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Family Life
by Akhil Sharma


Overview -

Known for his "cunning, dismaying and beautifully conceived" fiction ( New York Times ), Akhil Sharma delivers a story of astonishing intensity and emotional precision.

Growing up in Delhi in 1978, eight-year-old Ajay Mishra and his older brother Birju play cricket on the streets, eagerly waiting for the day they can join their father in America.  Read more...


 
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More About Family Life by Akhil Sharma
 
 
 
Overview

Known for his "cunning, dismaying and beautifully conceived" fiction (New York Times), Akhil Sharma delivers a story of astonishing intensity and emotional precision.

Growing up in Delhi in 1978, eight-year-old Ajay Mishra and his older brother Birju play cricket on the streets, eagerly waiting for the day they can join their father in America. America to the Mishras is, indeed, everything they could have imagined and more--until tragedy strikes. Young Ajay prays to a God he envisions as Superman, searching for direction amid the ruins of his family's new life. Heart-wrenching and darkly funny, Family Life is a universal story of a boy torn between duty and his own survival.


 
Details
  • ISBN-13: 9780393060058
  • ISBN-10: 0393060055
  • Publisher: W. W. Norton & Company
  • Publish Date: April 2014
  • Page Count: 218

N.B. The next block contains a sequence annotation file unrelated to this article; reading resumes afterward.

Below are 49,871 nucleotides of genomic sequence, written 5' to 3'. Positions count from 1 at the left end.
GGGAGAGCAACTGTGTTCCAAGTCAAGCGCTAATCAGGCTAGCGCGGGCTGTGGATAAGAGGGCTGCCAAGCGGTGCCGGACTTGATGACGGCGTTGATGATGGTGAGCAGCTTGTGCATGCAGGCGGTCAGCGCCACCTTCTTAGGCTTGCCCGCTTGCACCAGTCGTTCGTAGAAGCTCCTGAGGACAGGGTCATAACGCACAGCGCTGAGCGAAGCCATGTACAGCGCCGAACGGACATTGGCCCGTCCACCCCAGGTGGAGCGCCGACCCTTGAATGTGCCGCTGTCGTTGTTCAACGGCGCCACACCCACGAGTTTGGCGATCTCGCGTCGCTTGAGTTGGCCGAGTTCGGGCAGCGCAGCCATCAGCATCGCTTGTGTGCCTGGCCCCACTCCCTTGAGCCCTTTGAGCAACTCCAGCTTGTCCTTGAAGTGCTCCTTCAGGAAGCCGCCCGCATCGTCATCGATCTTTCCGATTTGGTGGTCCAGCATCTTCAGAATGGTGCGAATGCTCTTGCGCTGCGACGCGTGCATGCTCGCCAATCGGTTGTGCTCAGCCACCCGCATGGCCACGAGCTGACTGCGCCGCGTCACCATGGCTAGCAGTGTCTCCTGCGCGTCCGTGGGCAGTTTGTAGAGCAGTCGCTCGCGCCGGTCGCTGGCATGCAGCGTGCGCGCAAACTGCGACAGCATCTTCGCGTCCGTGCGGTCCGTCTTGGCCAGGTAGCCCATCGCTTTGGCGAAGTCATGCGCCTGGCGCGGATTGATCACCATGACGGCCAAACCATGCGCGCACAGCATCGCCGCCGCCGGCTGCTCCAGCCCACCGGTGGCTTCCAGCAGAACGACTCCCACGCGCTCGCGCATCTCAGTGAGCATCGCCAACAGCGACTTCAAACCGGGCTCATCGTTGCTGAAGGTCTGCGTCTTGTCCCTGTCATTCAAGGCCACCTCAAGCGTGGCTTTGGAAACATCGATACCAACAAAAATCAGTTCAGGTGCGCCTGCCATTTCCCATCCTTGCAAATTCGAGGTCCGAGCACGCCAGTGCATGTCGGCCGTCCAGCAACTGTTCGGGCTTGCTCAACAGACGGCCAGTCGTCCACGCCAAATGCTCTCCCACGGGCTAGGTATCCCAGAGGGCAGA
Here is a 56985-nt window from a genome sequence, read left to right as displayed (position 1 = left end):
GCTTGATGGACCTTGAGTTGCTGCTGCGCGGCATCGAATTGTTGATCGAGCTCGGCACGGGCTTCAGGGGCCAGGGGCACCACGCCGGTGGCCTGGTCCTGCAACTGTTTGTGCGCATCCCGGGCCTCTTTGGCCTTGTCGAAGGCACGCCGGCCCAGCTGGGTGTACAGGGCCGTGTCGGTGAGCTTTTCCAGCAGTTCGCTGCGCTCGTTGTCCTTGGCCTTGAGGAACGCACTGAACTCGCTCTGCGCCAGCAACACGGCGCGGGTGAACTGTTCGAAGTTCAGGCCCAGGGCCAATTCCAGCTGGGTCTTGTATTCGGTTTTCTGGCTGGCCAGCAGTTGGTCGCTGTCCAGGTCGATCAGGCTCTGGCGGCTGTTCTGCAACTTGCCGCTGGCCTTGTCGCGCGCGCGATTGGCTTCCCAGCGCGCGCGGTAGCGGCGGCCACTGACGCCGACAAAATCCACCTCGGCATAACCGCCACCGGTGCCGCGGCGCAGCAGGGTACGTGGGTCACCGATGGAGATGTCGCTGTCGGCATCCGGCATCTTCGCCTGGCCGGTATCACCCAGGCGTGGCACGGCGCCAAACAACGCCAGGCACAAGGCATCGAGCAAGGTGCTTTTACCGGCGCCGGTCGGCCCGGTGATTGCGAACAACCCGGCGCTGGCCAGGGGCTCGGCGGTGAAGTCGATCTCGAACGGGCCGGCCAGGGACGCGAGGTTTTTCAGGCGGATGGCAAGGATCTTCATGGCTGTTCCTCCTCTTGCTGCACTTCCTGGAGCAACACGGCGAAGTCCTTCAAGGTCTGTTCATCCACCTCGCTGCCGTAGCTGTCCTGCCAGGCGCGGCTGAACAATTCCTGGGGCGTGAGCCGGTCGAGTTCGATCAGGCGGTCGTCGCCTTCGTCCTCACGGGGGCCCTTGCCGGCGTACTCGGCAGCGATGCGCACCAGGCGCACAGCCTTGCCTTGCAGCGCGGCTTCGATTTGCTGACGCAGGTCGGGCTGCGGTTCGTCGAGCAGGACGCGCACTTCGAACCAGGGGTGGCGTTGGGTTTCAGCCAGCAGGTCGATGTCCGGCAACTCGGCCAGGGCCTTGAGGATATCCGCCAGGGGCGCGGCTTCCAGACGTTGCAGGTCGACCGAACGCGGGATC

• Dimensions: 8.54 x 5.78 x 0.84 inches
  • Shipping Weight: 0.81 pounds


Related Categories

Books > Fiction > Family Life

 
Publishers Weekly Reviews

Publishers Weekly® Reviews

  • Reviewed in: Publishers Weekly, page .
  • Review Date: 2013-12-09
  • Reviewer: Staff

The immigrant experience has been documented in American literature since those first hardy souls landed at Plymouth, and as the immigrants keep coming, so too do their stories. Sharma (An Obedient Father), who acknowledges the autobiographical elements in his new novel, tells a simple but layered tale of assimilation and adaptation. The Mishras come to America in the late-1970s, the father first, in the wake of new U.S. immigration laws and the Indian Emergency, when the narrator, Ajay, is eight, and his brother Birju is 12. There are lovely scenes of their life in Delhi before they leave, the mother making wicks from the cotton in pill bottles, the parade of neighbors when their plane tickets to America arrive. Sharma captures the experience for Ajay of being transported to a different country: the thrill of limitless hot water flowing from a tap; the trauma of bullies at school; the magic of snow falling; watching Birju, the favored son, studying hours each day and spending entire weekends preparing for the entrance exam at the prestigious Bronx High School of Science. Then a terrible tragedy irreparably alters the family and their fortunes. Sharma skillfully uses this as another window into the Indian way of accepting and dealing with life. A loving portrait, both painful and honest. (Apr.)

 
BAM Customer Reviews